TOD to meet 25% of Delhi’s housing needs
The t ransit- oriented development ( TOD) policy will be adopted for development within the i nfluence zone t hat will extend up to 500 m on both sides of the mass rapid transport system and will comprise approximately 20% of Delhi’s overall area. What this means is that if the government aims to provide for 25 lakh units in the city, about 25% of housing needs can be met through the TOD policy.
Around six l akh units can be constructed under this policy if implemented properly, says Amit Bhatt of Embarq India. The Master Plan Delhi 2021 has spelt out a housing shortage of around 25 lakh residential units in the Capital.
While the policy is good and has huge development potential, the challenge going forward is how to implement it in a manner which does not turn it into another scheme in which every inch of space is a means to make a fast buck to generate revenues, say experts.
The main characteristics of a TOD are best described with the 3Ds – high density, diversity of real estate formats and distance from the metro.
The best strategy is to have a pilot project, demonstrate the efficacy of the project and then proceed to other largescale developments. “If the approach is not measured, we will be encouraging a sprawl which may have larger ramifications,” says Bhatt.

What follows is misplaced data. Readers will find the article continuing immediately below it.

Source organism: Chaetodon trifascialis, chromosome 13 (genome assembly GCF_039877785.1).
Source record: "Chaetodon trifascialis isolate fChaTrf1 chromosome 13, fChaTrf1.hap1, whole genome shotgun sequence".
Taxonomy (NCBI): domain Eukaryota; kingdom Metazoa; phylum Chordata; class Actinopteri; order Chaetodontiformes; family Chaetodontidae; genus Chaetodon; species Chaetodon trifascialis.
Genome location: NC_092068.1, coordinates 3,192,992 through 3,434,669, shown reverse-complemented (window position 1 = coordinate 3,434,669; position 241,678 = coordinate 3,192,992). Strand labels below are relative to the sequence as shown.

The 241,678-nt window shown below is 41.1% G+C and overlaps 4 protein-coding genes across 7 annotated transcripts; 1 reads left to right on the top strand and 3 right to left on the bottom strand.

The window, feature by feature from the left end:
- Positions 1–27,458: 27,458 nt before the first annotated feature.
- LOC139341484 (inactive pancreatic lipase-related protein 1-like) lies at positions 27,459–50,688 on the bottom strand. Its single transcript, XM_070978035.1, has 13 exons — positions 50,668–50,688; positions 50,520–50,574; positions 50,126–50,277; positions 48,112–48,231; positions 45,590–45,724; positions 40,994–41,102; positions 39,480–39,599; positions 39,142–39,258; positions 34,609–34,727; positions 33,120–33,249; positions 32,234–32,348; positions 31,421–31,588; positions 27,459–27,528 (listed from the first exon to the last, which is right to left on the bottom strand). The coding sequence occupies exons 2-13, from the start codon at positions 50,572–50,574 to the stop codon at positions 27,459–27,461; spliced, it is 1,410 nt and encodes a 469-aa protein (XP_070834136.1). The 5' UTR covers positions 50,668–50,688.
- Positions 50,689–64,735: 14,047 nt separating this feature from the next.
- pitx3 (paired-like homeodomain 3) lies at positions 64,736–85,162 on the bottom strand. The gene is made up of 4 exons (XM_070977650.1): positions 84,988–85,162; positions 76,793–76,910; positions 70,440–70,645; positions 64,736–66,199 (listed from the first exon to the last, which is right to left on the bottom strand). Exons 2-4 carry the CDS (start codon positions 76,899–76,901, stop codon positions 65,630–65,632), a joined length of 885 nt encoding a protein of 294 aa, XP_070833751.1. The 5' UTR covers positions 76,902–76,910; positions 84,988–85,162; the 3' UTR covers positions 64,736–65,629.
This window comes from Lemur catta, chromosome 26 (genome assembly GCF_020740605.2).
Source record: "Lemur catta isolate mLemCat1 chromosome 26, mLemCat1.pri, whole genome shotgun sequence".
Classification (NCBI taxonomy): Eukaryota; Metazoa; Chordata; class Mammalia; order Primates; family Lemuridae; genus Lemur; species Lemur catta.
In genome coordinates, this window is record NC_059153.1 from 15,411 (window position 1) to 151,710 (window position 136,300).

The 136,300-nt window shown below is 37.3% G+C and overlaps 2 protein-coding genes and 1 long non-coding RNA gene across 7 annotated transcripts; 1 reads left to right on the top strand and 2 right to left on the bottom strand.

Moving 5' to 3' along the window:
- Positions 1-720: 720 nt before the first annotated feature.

A FAR of 400 will be of help only if there is a commensurate strategy to develop adequate support infrastructure. Otherwise, it will be a challenge to implement it in a place like Delhi. Also, a FAR of 400 has to be utilised keeping in mind other restrictions on height of structure, ground coverage permissible etc, says Dr Samantak Das, chief economist and director, research, Knight Frank India.
Authorities need to carry out a detailed estimate of the additional infrastructure required for the selected corridor. They will have to look at whether the sewage system is adequate for the population planned for the area, additional water and power requirements, whether existing transformers are enough or need to be upgraded. Unless these are in place, the existing infrastructure is likely to collapse. They will also need to ensure that a balance is struck between the new and the old, says Professor PSN Rao, urban planner and head of housing department, School of Planning and Architecture.
The aim of this policy is to ensure a lighter load on infrastructure. The commercial footfalls are very large under this policy as these are located near metro stations, says Dr Anoop Kumar Mittal, CMD, NBCC.
The Metro carries at least 2.5 to 3 million passengers daily and densification of areas close to the Metro would make it more convenient for people to avail of the service, says Anuj Dayal of DMRC.